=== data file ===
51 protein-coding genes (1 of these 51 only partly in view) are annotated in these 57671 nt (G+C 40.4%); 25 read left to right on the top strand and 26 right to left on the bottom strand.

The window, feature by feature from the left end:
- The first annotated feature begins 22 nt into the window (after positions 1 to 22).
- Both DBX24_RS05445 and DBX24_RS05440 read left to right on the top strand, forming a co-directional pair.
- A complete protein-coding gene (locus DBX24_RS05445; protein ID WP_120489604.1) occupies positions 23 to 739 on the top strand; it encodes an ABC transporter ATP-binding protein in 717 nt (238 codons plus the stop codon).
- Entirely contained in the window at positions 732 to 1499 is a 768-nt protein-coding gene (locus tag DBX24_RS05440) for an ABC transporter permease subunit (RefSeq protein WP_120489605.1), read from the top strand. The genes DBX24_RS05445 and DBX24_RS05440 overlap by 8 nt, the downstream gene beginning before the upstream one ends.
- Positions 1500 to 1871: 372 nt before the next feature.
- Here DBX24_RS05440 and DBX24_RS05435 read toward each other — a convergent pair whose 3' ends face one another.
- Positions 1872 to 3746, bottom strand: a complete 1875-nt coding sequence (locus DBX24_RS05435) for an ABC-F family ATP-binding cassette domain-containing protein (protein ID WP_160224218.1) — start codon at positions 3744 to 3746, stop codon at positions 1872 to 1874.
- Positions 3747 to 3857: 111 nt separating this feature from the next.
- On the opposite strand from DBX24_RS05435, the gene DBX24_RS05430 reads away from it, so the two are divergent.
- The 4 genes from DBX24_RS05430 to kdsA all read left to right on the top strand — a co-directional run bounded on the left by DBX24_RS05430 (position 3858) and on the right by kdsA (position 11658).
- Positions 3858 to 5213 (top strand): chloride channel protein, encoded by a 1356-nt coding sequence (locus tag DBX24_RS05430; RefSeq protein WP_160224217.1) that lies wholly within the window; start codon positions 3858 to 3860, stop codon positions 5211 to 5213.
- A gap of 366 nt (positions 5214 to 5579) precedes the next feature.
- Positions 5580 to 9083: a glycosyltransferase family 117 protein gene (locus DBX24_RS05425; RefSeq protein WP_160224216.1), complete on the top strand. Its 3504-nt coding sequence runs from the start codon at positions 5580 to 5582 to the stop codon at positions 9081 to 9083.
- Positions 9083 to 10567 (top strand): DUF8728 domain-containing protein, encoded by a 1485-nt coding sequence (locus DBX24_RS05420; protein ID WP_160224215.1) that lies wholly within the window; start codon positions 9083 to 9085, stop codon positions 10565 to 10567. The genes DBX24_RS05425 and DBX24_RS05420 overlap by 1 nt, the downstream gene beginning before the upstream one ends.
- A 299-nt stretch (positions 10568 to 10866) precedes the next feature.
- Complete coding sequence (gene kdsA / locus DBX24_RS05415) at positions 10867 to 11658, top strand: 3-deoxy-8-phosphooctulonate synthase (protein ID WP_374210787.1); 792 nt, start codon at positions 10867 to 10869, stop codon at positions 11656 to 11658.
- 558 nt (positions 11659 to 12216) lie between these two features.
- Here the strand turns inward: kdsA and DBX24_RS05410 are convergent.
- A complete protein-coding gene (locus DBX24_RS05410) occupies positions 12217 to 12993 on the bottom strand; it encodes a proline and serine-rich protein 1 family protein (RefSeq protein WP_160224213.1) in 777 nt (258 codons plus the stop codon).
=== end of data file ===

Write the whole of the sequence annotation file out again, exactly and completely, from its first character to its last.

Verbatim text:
51 protein-coding genes (1 of these 51 only partly in view) are annotated in these 57671 nt (G+C 40.4%); 25 read left to right on the top strand and 26 right to left on the bottom strand.

The window, feature by feature from the left end:
- The first annotated feature begins 22 nt into the window (after positions 1 to 22).
- Both DBX24_RS05445 and DBX24_RS05440 read left to right on the top strand, forming a co-directional pair.
- A complete protein-coding gene (locus DBX24_RS05445; protein ID WP_120489604.1) occupies positions 23 to 739 on the top strand; it encodes an ABC transporter ATP-binding protein in 717 nt (238 codons plus the stop codon).
- Entirely contained in the window at positions 732 to 1499 is a 768-nt protein-coding gene (locus tag DBX24_RS05440) for an ABC transporter permease subunit (RefSeq protein WP_120489605.1), read from the top strand. The genes DBX24_RS05445 and DBX24_RS05440 overlap by 8 nt, the downstream gene beginning before the upstream one ends.
- Positions 1500 to 1871: 372 nt before the next feature.
- Here DBX24_RS05440 and DBX24_RS05435 read toward each other — a convergent pair whose 3' ends face one another.
- Positions 1872 to 3746, bottom strand: a complete 1875-nt coding sequence (locus DBX24_RS05435) for an ABC-F family ATP-binding cassette domain-containing protein (protein ID WP_160224218.1) — start codon at positions 3744 to 3746, stop codon at positions 1872 to 1874.
- Positions 3747 to 3857: 111 nt separating this feature from the next.
- On the opposite strand from DBX24_RS05435, the gene DBX24_RS05430 reads away from it, so the two are divergent.
- The 4 genes from DBX24_RS05430 to kdsA all read left to right on the top strand — a co-directional run bounded on the left by DBX24_RS05430 (position 3858) and on the right by kdsA (position 11658).
- Positions 3858 to 5213 (top strand): chloride channel protein, encoded by a 1356-nt coding sequence (locus tag DBX24_RS05430; RefSeq protein WP_160224217.1) that lies wholly within the window; start codon positions 3858 to 3860, stop codon positions 5211 to 5213.
- A gap of 366 nt (positions 5214 to 5579) precedes the next feature.
- Positions 5580 to 9083: a glycosyltransferase family 117 protein gene (locus DBX24_RS05425; RefSeq protein WP_160224216.1), complete on the top strand. Its 3504-nt coding sequence runs from the start codon at positions 5580 to 5582 to the stop codon at positions 9081 to 9083.
- Positions 9083 to 10567 (top strand): DUF8728 domain-containing protein, encoded by a 1485-nt coding sequence (locus DBX24_RS05420; protein ID WP_160224215.1) that lies wholly within the window; start codon positions 9083 to 9085, stop codon positions 10565 to 10567. The genes DBX24_RS05425 and DBX24_RS05420 overlap by 1 nt, the downstream gene beginning before the upstream one ends.
- A 299-nt stretch (positions 10568 to 10866) precedes the next feature.
- Complete coding sequence (gene kdsA / locus DBX24_RS05415) at positions 10867 to 11658, top strand: 3-deoxy-8-phosphooctulonate synthase (protein ID WP_374210787.1); 792 nt, start codon at positions 10867 to 10869, stop codon at positions 11656 to 11658.
- 558 nt (positions 11659 to 12216) lie between these two features.
- Here the strand turns inward: kdsA and DBX24_RS05410 are convergent.
- A complete protein-coding gene (locus DBX24_RS05410) occupies positions 12217 to 12993 on the bottom strand; it encodes a proline and serine-rich protein 1 family protein (RefSeq protein WP_160224213.1) in 777 nt (258 codons plus the stop codon).